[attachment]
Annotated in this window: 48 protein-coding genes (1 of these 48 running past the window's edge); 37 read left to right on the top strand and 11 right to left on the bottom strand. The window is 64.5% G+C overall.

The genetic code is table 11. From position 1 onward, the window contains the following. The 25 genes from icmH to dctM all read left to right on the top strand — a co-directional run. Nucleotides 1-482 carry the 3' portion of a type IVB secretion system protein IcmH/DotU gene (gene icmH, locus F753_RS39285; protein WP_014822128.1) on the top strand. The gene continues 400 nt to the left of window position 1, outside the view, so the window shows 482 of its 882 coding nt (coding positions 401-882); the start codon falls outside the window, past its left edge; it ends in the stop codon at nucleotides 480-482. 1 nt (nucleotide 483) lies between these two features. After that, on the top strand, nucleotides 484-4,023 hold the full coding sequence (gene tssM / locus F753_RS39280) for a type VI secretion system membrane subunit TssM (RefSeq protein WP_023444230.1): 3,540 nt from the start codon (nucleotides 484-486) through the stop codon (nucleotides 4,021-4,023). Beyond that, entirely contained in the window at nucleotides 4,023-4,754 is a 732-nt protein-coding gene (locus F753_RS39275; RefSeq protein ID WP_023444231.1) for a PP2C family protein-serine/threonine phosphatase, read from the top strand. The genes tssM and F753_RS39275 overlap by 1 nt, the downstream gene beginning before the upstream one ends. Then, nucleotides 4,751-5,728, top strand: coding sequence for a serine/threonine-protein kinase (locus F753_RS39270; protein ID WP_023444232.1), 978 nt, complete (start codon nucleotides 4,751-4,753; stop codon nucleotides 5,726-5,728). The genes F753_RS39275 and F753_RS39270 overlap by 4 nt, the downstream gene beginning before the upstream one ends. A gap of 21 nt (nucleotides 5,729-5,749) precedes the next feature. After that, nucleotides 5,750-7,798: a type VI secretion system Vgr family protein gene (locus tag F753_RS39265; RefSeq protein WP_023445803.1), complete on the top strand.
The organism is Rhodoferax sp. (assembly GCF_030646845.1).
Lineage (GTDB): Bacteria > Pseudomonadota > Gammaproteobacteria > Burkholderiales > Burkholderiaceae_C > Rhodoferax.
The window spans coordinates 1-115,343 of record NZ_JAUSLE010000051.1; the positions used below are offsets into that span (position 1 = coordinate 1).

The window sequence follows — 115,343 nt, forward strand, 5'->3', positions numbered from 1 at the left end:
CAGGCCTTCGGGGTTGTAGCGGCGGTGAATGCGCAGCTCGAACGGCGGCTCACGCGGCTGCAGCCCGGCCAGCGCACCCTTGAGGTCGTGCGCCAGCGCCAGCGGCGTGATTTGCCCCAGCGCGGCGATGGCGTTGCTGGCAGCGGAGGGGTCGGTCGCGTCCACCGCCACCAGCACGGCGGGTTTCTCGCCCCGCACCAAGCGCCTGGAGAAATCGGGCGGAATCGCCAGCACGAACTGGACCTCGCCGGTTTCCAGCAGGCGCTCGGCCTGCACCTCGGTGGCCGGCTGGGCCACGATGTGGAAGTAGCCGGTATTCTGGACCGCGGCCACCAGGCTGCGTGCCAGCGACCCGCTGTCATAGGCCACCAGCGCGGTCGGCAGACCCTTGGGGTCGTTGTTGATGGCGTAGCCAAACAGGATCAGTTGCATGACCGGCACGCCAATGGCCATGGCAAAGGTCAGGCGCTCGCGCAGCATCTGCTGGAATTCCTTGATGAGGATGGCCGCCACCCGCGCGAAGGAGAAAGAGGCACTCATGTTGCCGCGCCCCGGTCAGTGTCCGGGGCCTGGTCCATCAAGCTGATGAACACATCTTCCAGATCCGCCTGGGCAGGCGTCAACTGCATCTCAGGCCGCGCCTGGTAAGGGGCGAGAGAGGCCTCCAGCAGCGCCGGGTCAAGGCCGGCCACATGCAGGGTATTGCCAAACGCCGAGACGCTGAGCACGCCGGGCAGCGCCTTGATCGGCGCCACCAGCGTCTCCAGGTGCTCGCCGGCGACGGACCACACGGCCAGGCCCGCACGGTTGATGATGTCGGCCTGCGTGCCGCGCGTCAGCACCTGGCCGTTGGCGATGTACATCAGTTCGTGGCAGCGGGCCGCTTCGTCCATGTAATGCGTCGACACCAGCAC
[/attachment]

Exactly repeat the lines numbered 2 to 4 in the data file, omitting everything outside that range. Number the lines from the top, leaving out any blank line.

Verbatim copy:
The genetic code is table 11. From position 1 onward, the window contains the following. The 25 genes from icmH to dctM all read left to right on the top strand — a co-directional run. Nucleotides 1-482 carry the 3' portion of a type IVB secretion system protein IcmH/DotU gene (gene icmH, locus F753_RS39285; protein WP_014822128.1) on the top strand. The gene continues 400 nt to the left of window position 1, outside the view, so the window shows 482 of its 882 coding nt (coding positions 401-882); the start codon falls outside the window, past its left edge; it ends in the stop codon at nucleotides 480-482. 1 nt (nucleotide 483) lies between these two features. After that, on the top strand, nucleotides 484-4,023 hold the full coding sequence (gene tssM / locus F753_RS39280) for a type VI secretion system membrane subunit TssM (RefSeq protein WP_023444230.1): 3,540 nt from the start codon (nucleotides 484-486) through the stop codon (nucleotides 4,021-4,023). Beyond that, entirely contained in the window at nucleotides 4,023-4,754 is a 732-nt protein-coding gene (locus F753_RS39275; RefSeq protein ID WP_023444231.1) for a PP2C family protein-serine/threonine phosphatase, read from the top strand. The genes tssM and F753_RS39275 overlap by 1 nt, the downstream gene beginning before the upstream one ends. Then, nucleotides 4,751-5,728, top strand: coding sequence for a serine/threonine-protein kinase (locus F753_RS39270; protein ID WP_023444232.1), 978 nt, complete (start codon nucleotides 4,751-4,753; stop codon nucleotides 5,726-5,728). The genes F753_RS39275 and F753_RS39270 overlap by 4 nt, the downstream gene beginning before the upstream one ends. A gap of 21 nt (nucleotides 5,729-5,749) precedes the next feature. After that, nucleotides 5,750-7,798: a type VI secretion system Vgr family protein gene (locus tag F753_RS39265; RefSeq protein WP_023445803.1), complete on the top strand.
The organism is Rhodoferax sp. (assembly GCF_030646845.1).
Lineage (GTDB): Bacteria > Pseudomonadota > Gammaproteobacteria > Burkholderiales > Burkholderiaceae_C > Rhodoferax.